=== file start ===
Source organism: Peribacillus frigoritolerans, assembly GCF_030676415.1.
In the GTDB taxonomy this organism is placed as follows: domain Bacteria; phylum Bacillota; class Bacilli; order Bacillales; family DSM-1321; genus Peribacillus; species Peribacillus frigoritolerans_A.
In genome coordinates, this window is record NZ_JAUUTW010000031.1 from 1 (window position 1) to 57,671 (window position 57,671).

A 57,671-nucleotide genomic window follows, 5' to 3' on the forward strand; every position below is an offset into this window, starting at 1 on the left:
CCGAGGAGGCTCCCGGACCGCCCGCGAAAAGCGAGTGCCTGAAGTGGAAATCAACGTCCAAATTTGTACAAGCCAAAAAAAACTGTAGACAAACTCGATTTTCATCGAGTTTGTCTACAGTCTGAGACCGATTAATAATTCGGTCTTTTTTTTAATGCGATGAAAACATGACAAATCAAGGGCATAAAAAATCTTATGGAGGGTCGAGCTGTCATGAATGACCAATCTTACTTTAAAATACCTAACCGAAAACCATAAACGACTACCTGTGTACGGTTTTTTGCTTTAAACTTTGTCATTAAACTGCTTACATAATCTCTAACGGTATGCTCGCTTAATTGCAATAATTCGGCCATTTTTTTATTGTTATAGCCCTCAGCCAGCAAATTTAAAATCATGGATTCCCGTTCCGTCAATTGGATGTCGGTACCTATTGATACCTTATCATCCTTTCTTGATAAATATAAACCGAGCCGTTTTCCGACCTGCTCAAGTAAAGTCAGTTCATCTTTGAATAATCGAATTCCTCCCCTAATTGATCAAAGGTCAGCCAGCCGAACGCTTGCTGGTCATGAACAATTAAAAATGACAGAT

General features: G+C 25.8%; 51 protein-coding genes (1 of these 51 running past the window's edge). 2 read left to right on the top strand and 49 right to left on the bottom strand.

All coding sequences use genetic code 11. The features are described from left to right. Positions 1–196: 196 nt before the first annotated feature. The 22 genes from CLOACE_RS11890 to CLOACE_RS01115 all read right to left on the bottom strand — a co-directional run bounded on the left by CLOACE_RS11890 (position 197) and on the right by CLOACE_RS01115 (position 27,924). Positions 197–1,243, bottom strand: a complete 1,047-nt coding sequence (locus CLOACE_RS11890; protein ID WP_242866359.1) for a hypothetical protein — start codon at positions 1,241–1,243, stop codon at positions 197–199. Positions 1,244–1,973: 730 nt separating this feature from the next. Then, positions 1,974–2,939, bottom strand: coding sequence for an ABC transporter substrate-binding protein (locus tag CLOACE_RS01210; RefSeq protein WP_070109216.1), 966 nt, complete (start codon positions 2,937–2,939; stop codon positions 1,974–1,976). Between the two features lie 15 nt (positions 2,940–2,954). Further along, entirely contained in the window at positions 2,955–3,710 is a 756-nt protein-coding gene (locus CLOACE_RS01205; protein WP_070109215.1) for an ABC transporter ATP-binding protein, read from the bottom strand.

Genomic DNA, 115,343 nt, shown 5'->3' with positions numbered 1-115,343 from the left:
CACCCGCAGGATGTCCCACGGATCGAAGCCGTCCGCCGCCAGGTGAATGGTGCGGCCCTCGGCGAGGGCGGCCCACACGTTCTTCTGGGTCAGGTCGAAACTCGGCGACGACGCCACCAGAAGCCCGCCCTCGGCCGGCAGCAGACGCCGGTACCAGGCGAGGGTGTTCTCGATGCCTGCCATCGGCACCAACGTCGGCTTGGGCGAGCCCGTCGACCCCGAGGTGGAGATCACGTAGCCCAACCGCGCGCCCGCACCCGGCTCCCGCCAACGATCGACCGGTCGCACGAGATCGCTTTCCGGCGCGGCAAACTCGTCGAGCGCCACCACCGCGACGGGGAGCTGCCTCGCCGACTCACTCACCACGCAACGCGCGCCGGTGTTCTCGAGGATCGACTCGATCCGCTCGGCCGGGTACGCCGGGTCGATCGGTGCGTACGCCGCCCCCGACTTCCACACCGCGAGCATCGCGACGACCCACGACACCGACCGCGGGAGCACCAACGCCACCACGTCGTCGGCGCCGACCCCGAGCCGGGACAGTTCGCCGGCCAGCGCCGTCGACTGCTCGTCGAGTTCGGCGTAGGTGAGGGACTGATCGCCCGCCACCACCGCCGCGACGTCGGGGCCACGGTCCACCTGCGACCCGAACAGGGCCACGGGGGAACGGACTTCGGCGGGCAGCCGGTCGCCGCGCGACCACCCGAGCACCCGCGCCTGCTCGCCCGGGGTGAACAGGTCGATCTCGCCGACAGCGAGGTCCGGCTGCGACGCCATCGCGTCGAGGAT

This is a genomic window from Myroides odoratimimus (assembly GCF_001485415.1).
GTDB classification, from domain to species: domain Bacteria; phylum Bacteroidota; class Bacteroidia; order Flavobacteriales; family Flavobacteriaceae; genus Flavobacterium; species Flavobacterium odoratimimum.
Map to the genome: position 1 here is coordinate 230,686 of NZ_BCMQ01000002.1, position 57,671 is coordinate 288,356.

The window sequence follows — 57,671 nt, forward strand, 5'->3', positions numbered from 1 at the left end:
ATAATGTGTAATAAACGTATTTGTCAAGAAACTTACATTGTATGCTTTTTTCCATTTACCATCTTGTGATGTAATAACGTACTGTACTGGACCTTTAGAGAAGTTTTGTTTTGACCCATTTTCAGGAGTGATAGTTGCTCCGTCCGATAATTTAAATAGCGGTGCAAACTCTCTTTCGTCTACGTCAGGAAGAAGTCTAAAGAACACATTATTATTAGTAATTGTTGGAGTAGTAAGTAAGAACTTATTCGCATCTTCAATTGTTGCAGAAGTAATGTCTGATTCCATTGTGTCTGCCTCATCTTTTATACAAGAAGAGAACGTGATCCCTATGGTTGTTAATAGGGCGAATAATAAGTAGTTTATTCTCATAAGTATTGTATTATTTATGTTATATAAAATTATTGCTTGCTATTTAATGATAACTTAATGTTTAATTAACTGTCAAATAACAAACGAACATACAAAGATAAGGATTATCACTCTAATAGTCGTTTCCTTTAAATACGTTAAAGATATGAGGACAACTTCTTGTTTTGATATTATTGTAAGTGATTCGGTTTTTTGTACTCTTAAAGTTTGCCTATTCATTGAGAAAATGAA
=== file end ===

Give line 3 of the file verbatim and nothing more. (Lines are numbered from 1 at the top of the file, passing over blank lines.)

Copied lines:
In genome coordinates, this window is record NZ_JAUUTW010000031.1 from 1 (window position 1) to 57,671 (window position 57,671).